Thousand Currents and Grassroots International’s partner Landless Workers’ Movement’s (MST) Internationalist Samora Machel Brigade is distributing hand sanitizers and masks to slow down the spread of the disease. MST’s internationalist brigades manifest internationalism as a revolutionary strategy to accumulate forces and defeat capital in different places in the world. In practice, this means that this Brazilian articulation can inspire and work with movements in Zambia, Venezuela, Haiti, and other countries. Image by Landless Workers’ Movement.
Funders have the opportunity to invest in food producers and systems that are cooling the planet, building community resilience, and shifting power back into the hands of those who produce the world’s food. As funders, we recognize how grassroots movements work beyond silos, centering community strength and self-determination while advancing equitable solutions to interlocking crises.
On the frontlines of the climate crisis, movements for food sovereignty cannot be de-linked from climate, feminist, economic justice, and disability rights movements. Food sovereignty movements like La Via Campesina have demonstrated unparalleled results for decades. Funders have the opportunity to support these groups through long-term, unrestricted funding and providing non-financial support, including technical assistance, capacity building for leadership and organizational development, connections to other movement organizations, invitations to learning exchanges, and funder advocacy.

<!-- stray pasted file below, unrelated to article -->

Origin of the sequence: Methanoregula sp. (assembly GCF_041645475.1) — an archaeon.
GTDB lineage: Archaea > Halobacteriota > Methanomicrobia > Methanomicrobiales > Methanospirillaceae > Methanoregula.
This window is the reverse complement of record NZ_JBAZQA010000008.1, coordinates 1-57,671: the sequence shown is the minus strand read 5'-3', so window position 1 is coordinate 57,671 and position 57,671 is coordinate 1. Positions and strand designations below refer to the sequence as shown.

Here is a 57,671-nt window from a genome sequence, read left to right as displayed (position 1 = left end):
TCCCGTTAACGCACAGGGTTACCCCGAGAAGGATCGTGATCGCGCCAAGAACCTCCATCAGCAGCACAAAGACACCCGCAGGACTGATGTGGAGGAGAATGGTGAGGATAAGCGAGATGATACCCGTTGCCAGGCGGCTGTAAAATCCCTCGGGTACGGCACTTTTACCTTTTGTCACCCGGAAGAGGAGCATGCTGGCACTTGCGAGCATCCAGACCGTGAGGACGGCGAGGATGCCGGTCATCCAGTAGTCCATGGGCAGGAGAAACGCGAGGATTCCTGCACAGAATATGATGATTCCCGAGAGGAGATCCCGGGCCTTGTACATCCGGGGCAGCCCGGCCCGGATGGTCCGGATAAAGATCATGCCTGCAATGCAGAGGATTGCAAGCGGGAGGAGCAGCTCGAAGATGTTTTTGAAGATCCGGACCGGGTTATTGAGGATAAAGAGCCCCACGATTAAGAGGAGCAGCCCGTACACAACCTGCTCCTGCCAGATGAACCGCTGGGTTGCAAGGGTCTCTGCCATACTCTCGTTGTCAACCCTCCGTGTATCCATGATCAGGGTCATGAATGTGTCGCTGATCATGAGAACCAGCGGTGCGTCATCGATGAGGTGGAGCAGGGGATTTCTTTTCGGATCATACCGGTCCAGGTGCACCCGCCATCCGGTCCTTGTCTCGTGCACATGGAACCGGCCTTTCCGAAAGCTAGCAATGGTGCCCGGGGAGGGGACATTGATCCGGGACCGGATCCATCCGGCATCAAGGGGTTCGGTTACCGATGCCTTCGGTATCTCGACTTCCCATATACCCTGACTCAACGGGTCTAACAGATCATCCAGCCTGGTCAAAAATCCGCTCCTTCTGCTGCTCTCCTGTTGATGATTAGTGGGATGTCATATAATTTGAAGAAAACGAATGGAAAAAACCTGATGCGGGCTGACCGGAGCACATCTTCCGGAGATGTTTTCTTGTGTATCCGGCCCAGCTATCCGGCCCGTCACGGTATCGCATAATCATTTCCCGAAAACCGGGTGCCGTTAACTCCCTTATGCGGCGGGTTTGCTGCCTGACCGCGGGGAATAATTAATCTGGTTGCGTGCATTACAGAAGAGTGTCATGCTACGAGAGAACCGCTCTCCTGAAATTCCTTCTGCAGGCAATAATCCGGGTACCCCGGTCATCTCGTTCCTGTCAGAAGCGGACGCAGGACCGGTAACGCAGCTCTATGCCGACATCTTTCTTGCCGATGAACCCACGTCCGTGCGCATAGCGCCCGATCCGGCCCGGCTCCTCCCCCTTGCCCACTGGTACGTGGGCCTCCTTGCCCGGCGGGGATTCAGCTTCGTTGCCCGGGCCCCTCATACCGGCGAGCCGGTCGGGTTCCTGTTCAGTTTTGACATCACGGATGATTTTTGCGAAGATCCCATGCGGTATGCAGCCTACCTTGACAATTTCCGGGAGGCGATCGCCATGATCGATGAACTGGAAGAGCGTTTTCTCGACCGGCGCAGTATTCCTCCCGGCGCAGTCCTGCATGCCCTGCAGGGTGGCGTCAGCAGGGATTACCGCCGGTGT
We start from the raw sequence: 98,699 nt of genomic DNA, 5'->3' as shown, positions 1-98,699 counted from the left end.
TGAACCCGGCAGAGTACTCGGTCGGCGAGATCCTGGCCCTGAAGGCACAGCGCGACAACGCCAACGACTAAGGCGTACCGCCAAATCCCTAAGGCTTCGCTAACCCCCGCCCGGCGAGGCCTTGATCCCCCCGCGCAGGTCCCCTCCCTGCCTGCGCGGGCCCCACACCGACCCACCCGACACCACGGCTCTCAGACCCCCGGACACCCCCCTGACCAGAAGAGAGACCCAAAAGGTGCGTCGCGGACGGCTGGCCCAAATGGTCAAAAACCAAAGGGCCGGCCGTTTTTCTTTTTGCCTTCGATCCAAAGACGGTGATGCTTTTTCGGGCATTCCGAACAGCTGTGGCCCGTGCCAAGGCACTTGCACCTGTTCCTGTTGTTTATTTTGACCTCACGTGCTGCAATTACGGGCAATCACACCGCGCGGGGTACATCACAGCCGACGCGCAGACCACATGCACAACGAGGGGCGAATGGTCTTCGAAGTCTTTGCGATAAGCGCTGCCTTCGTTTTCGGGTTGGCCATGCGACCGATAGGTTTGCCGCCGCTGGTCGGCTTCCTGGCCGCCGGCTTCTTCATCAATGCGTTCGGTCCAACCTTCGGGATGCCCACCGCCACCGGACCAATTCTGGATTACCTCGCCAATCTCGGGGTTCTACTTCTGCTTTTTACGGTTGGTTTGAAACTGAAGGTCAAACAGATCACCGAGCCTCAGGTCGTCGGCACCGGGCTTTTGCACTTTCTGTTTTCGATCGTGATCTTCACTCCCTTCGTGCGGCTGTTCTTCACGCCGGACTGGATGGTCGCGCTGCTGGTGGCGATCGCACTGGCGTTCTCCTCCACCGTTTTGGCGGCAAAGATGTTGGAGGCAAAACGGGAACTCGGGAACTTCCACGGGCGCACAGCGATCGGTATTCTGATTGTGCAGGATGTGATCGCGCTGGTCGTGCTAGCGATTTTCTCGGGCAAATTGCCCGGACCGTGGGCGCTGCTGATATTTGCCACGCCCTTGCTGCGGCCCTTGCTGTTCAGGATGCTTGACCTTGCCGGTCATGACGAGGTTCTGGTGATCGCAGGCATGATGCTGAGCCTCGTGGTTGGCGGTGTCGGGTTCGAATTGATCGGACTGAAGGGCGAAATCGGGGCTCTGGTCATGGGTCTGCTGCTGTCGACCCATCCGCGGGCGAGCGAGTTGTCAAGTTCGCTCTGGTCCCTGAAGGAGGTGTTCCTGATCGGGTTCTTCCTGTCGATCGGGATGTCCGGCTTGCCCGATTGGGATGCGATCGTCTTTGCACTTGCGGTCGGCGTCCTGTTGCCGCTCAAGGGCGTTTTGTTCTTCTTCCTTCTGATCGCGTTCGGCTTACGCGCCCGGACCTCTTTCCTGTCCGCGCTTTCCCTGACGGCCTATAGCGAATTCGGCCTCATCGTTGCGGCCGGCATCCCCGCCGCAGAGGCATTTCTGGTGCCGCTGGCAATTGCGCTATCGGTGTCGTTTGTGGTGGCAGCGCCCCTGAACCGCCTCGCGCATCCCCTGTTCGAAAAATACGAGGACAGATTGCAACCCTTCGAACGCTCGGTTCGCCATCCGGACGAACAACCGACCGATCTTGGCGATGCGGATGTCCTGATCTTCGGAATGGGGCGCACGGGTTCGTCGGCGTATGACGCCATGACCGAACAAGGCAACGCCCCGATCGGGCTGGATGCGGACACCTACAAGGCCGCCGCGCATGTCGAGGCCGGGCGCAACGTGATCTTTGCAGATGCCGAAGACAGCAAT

Agricultural systems managed by small-scale farmers are able to produce culturally appropriate foods while being less resource-intensive. CLIMA member Global Greengrants Fund’s grantee partner Maria Loretha mobilized women farmers in East Flores, Indonesia to produce sorghum. While the crop is more labor-intensive than rice and maize, it requires less water and is more nutritious and versatile than the other grains. The project, which initially involved 62 families, has proven so successful it has now reached other parts of the country, freeing farmers from reliance on fertilizers and pesticides, and alleviating impacts of a cycle of poverty and droughts. Image by: Martin Westlake.
This World Food Day, we honor the thousands of grassroots food sovereignty movements challenging the status quo and creating equitable and sustainable food systems. We commit to standing with food sovereignty movements for the long haul and invite other funders to join us.